Notice how the title of the next piece of text, written in red, is followed by a larger decorated initial to signal the start of a new section:
Genève, Bibliothèque de Genève, Ms. lat. 31, f. 91r – Book of hours for use in Paris
At the beginning of Gregory's Dialogues, from around 1100 in Latin, there is a portrait of the author within what I believe to be the letter Q, (Quadam die nimis) followed by display script in black and red, the whole surrounded by a floriated border.
I was glad to find a relatively simple illustration as an author portrait, as this is the kind of portrait I wish to use :)
Pope Gregory is shown holding a book of the gospels, and a dove - the Holy Spirit - sits on his shoulder:
Schaffhausen, Stadtbibliothek, Ministerialbibliothek, Min. 48, f. 1v – Gregorius I. Papa
I'll be trying to pack in quite a few elements within comparatively few pages - so the design may not be typical of most medieval manuscripts, but we should have fun along the way!
To plan my decoration, I made a "test" quire and decided what I would put on each page:
Page 1: display script - large, coloured letters with the title of the manuscript.
Page 2: an initial decoration - full-page decorated initial H for Hortus - gilded.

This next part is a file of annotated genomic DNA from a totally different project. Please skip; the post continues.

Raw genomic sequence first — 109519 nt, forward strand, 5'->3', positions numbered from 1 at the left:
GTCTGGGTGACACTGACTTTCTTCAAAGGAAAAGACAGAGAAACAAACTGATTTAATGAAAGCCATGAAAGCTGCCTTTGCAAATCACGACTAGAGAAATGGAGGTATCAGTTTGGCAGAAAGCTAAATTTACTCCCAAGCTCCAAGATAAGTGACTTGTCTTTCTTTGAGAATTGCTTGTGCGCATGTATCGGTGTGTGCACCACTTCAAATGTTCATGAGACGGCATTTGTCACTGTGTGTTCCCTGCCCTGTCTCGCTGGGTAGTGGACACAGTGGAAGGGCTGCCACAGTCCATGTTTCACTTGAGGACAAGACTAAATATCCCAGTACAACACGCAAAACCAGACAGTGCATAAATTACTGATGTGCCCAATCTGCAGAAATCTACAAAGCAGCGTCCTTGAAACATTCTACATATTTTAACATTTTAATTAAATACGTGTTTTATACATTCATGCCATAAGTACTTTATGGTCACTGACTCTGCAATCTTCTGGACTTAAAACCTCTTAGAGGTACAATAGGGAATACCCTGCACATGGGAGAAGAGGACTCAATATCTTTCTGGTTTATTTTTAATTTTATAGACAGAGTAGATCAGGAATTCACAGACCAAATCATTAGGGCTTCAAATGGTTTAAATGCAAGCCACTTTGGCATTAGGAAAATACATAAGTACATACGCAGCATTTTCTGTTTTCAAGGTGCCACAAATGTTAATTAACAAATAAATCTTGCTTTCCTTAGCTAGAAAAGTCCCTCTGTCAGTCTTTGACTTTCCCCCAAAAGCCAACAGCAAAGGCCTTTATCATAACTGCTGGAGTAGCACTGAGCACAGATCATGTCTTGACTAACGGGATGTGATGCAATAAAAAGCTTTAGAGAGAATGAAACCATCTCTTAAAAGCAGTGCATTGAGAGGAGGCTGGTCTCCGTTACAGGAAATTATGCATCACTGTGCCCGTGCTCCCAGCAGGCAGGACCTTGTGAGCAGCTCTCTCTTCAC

Page 3: author portrait.
Pages 4 and 5: first poem, starting with a figured, floriated inital, lines continuing with smaller initials for each new line of the poem alternating red and green, so as to signify the hierarchy of initials.
Marginal decoration includes bars around text, probably lateral left with tail, and rinceaux along the outer and bottom margin of each page.
Recto page with vignette at the end of the poem. Each vignette refers to the poem that it corresponds to.
Pages 6 and 7: second poem, with another figured inital, floriate - a T shaped like a tree - and same smaller initials/illustration as first poem.
Pages 8 and 9: centre pages - painted double page with a diptych, that is, a panel on each page, each with a tree, each surrounded by a frame.